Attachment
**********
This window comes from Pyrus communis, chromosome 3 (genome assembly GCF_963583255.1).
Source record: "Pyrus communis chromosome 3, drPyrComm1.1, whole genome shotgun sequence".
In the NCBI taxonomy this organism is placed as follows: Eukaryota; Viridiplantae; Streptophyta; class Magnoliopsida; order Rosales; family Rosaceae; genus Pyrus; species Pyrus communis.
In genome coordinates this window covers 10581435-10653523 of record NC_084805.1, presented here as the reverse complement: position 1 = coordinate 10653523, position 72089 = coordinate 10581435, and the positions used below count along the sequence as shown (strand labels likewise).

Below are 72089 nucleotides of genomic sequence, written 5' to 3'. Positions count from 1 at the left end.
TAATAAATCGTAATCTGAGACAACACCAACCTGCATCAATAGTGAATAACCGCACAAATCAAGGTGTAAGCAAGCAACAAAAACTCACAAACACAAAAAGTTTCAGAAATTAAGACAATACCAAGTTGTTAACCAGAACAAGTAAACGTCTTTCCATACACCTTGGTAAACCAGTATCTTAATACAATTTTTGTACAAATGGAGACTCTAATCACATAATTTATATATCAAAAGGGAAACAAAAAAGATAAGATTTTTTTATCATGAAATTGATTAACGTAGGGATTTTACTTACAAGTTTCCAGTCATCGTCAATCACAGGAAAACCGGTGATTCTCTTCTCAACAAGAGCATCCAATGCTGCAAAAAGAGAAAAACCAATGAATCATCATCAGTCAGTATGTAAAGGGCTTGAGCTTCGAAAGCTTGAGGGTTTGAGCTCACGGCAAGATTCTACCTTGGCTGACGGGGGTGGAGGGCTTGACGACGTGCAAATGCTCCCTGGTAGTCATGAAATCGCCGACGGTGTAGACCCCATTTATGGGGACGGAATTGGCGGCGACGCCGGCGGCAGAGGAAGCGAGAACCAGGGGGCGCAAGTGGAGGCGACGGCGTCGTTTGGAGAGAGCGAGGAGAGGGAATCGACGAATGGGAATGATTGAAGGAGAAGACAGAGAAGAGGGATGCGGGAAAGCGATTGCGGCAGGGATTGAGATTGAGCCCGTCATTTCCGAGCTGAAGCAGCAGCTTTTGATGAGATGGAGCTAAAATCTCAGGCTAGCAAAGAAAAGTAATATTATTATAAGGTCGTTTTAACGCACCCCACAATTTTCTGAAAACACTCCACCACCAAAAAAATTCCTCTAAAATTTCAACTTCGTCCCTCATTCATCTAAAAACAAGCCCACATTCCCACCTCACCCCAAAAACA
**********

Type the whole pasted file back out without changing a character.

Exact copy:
This window comes from Pyrus communis, chromosome 3 (genome assembly GCF_963583255.1).
Source record: "Pyrus communis chromosome 3, drPyrComm1.1, whole genome shotgun sequence".
In the NCBI taxonomy this organism is placed as follows: Eukaryota; Viridiplantae; Streptophyta; class Magnoliopsida; order Rosales; family Rosaceae; genus Pyrus; species Pyrus communis.
In genome coordinates this window covers 10581435-10653523 of record NC_084805.1, presented here as the reverse complement: position 1 = coordinate 10653523, position 72089 = coordinate 10581435, and the positions used below count along the sequence as shown (strand labels likewise).

Below are 72089 nucleotides of genomic sequence, written 5' to 3'. Positions count from 1 at the left end.
TAATAAATCGTAATCTGAGACAACACCAACCTGCATCAATAGTGAATAACCGCACAAATCAAGGTGTAAGCAAGCAACAAAAACTCACAAACACAAAAAGTTTCAGAAATTAAGACAATACCAAGTTGTTAACCAGAACAAGTAAACGTCTTTCCATACACCTTGGTAAACCAGTATCTTAATACAATTTTTGTACAAATGGAGACTCTAATCACATAATTTATATATCAAAAGGGAAACAAAAAAGATAAGATTTTTTTATCATGAAATTGATTAACGTAGGGATTTTACTTACAAGTTTCCAGTCATCGTCAATCACAGGAAAACCGGTGATTCTCTTCTCAACAAGAGCATCCAATGCTGCAAAAAGAGAAAAACCAATGAATCATCATCAGTCAGTATGTAAAGGGCTTGAGCTTCGAAAGCTTGAGGGTTTGAGCTCACGGCAAGATTCTACCTTGGCTGACGGGGGTGGAGGGCTTGACGACGTGCAAATGCTCCCTGGTAGTCATGAAATCGCCGACGGTGTAGACCCCATTTATGGGGACGGAATTGGCGGCGACGCCGGCGGCAGAGGAAGCGAGAACCAGGGGGCGCAAGTGGAGGCGACGGCGTCGTTTGGAGAGAGCGAGGAGAGGGAATCGACGAATGGGAATGATTGAAGGAGAAGACAGAGAAGAGGGATGCGGGAAAGCGATTGCGGCAGGGATTGAGATTGAGCCCGTCATTTCCGAGCTGAAGCAGCAGCTTTTGATGAGATGGAGCTAAAATCTCAGGCTAGCAAAGAAAAGTAATATTATTATAAGGTCGTTTTAACGCACCCCACAATTTTCTGAAAACACTCCACCACCAAAAAAATTCCTCTAAAATTTCAACTTCGTCCCTCATTCATCTAAAAACAAGCCCACATTCCCACCTCACCCCAAAAACA